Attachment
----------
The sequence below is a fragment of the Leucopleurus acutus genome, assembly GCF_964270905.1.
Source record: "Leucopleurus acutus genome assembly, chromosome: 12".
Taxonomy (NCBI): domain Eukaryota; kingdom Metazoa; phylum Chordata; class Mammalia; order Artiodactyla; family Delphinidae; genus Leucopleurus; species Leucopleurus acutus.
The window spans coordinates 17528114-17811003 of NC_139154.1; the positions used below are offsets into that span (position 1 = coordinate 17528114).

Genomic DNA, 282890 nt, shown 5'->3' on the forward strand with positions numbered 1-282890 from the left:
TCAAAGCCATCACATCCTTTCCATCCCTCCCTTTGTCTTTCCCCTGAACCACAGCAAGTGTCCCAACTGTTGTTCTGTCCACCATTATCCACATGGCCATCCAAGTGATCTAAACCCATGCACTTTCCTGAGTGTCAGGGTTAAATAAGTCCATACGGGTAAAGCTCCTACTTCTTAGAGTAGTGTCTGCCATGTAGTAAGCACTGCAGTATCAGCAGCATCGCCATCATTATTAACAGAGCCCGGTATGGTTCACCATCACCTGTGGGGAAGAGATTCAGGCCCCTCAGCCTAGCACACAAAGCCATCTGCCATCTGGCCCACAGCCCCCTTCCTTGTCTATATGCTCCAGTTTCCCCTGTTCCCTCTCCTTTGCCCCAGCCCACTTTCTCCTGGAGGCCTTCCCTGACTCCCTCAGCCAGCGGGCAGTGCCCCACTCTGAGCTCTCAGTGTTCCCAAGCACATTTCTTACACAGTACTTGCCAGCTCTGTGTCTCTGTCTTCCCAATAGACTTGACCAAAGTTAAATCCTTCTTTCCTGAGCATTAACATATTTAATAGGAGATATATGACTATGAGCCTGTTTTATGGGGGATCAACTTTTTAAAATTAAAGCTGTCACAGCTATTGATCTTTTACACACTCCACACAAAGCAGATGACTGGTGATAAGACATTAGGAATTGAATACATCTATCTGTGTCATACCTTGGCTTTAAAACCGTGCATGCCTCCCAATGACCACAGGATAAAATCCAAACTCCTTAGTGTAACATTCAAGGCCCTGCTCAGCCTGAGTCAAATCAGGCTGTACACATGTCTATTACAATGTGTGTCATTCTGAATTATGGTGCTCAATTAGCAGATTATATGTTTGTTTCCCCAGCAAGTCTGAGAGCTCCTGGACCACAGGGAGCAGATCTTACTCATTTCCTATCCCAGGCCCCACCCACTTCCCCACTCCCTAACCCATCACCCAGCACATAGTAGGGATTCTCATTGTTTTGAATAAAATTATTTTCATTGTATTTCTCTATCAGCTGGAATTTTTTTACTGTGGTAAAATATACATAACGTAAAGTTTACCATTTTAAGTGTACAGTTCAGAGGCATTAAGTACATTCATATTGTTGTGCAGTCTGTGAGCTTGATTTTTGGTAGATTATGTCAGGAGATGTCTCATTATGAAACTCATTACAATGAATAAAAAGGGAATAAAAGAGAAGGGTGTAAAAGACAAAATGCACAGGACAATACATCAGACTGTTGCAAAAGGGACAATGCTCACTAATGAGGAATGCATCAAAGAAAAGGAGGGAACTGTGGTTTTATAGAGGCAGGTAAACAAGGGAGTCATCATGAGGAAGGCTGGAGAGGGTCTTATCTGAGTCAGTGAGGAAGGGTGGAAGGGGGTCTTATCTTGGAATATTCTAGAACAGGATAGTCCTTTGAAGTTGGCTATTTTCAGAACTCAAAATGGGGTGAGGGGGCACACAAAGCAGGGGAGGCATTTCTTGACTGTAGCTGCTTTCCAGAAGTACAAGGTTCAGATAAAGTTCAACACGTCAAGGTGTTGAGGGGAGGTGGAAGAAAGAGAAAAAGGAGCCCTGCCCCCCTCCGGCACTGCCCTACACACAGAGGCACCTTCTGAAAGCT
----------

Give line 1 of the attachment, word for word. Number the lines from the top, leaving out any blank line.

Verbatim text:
The sequence below is a fragment of the Leucopleurus acutus genome, assembly GCF_964270905.1.